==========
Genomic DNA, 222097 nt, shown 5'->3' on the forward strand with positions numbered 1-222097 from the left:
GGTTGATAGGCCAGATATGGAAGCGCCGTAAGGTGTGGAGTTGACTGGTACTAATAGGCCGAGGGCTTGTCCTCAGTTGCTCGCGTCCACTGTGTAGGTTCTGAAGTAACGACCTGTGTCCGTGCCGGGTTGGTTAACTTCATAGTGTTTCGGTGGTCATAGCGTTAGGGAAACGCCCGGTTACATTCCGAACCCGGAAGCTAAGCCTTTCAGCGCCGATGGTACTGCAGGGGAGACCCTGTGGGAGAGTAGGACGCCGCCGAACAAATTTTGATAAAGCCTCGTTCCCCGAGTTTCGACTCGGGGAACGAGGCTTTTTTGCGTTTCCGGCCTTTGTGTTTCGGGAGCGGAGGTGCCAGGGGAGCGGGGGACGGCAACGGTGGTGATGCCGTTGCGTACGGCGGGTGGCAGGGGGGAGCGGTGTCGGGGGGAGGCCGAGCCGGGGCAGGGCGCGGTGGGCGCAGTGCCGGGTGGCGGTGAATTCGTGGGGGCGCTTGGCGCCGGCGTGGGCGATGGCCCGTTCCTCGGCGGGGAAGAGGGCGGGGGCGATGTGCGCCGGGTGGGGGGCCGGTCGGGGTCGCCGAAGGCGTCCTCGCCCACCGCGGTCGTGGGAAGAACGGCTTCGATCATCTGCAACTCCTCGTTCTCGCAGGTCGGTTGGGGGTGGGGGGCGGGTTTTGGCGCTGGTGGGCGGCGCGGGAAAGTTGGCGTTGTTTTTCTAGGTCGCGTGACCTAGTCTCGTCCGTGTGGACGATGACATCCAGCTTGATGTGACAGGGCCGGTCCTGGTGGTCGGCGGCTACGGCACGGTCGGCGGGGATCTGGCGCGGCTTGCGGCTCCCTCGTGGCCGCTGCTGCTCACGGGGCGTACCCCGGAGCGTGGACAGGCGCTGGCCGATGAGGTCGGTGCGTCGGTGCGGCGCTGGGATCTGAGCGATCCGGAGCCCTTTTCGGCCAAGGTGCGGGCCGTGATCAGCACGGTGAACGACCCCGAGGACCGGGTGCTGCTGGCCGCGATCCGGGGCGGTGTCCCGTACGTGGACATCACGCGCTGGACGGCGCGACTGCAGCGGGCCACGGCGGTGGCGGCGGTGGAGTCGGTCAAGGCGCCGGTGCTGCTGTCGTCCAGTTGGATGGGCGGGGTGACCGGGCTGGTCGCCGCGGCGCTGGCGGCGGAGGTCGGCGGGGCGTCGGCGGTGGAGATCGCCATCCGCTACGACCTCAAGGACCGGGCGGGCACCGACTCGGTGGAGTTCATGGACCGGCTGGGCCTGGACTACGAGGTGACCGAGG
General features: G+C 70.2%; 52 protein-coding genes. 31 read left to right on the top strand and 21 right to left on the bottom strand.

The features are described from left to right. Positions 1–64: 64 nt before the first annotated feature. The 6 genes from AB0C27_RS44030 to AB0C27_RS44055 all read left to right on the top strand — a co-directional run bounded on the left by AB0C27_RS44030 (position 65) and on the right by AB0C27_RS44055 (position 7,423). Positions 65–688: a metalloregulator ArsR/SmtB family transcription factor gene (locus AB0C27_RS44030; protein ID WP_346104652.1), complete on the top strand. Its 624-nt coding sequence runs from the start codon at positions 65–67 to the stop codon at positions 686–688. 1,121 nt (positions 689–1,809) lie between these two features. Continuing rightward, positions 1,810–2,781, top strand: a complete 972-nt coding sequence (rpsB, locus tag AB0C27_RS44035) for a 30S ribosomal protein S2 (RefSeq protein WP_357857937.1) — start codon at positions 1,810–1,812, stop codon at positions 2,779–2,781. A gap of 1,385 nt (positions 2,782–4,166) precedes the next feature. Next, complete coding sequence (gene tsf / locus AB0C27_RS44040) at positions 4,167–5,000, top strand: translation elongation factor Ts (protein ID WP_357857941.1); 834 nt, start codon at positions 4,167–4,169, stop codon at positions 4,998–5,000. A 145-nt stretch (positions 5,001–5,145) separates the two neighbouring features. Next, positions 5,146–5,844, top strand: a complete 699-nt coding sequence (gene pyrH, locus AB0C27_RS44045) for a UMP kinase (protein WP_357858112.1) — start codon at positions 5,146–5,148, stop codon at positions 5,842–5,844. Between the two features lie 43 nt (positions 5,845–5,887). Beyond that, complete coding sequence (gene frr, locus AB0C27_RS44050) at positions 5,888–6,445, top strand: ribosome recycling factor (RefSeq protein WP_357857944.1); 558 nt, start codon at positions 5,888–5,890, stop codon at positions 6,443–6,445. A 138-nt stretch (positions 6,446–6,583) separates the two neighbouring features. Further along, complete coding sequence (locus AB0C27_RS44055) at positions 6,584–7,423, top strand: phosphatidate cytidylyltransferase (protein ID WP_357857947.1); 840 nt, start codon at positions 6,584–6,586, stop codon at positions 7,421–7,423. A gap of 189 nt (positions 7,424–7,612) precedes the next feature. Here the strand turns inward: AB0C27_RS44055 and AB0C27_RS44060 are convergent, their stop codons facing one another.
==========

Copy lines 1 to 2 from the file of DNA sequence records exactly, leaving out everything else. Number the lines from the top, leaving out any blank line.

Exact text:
Genomic DNA, 222097 nt, shown 5'->3' on the forward strand with positions numbered 1-222097 from the left:
GGTTGATAGGCCAGATATGGAAGCGCCGTAAGGTGTGGAGTTGACTGGTACTAATAGGCCGAGGGCTTGTCCTCAGTTGCTCGCGTCCACTGTGTAGGTTCTGAAGTAACGACCTGTGTCCGTGCCGGGTTGGTTAACTTCATAGTGTTTCGGTGGTCATAGCGTTAGGGAAACGCCCGGTTACATTCCGAACCCGGAAGCTAAGCCTTTCAGCGCCGATGGTACTGCAGGGGAGACCCTGTGGGAGAGTAGGACGCCGCCGAACAAATTTTGATAAAGCCTCGTTCCCCGAGTTTCGACTCGGGGAACGAGGCTTTTTTGCGTTTCCGGCCTTTGTGTTTCGGGAGCGGAGGTGCCAGGGGAGCGGGGGACGGCAACGGTGGTGATGCCGTTGCGTACGGCGGGTGGCAGGGGGGAGCGGTGTCGGGGGGAGGCCGAGCCGGGGCAGGGCGCGGTGGGCGCAGTGCCGGGTGGCGGTGAATTCGTGGGGGCGCTTGGCGCCGGCGTGGGCGATGGCCCGTTCCTCGGCGGGGAAGAGGGCGGGGGCGATGTGCGCCGGGTGGGGGGCCGGTCGGGGTCGCCGAAGGCGTCCTCGCCCACCGCGGTCGTGGGAAGAACGGCTTCGATCATCTGCAACTCCTCGTTCTCGCAGGTCGGTTGGGGGTGGGGGGCGGGTTTTGGCGCTGGTGGGCGGCGCGGGAAAGTTGGCGTTGTTTTTCTAGGTCGCGTGACCTAGTCTCGTCCGTGTGGACGATGACATCCAGCTTGATGTGACAGGGCCGGTCCTGGTGGTCGGCGGCTACGGCACGGTCGGCGGGGATCTGGCGCGGCTTGCGGCTCCCTCGTGGCCGCTGCTGCTCACGGGGCGTACCCCGGAGCGTGGACAGGCGCTGGCCGATGAGGTCGGTGCGTCGGTGCGGCGCTGGGATCTGAGCGATCCGGAGCCCTTTTCGGCCAAGGTGCGGGCCGTGATCAGCACGGTGAACGACCCCGAGGACCGGGTGCTGCTGGCCGCGATCCGGGGCGGTGTCCCGTACGTGGACATCACGCGCTGGACGGCGCGACTGCAGCGGGCCACGGCGGTGGCGGCGGTGGAGTCGGTCAAGGCGCCGGTGCTGCTGTCGTCCAGTTGGATGGGCGGGGTGACCGGGCTGGTCGCCGCGGCGCTGGCGGCGGAGGTCGGCGGGGCGTCGGCGGTGGAGATCGCCATCCGCTACGACCTCAAGGACCGGGCGGGCACCGACTCGGTGGAGTTCATGGACCGGCTGGGCCTGGACTACGAGGTGACCGAGG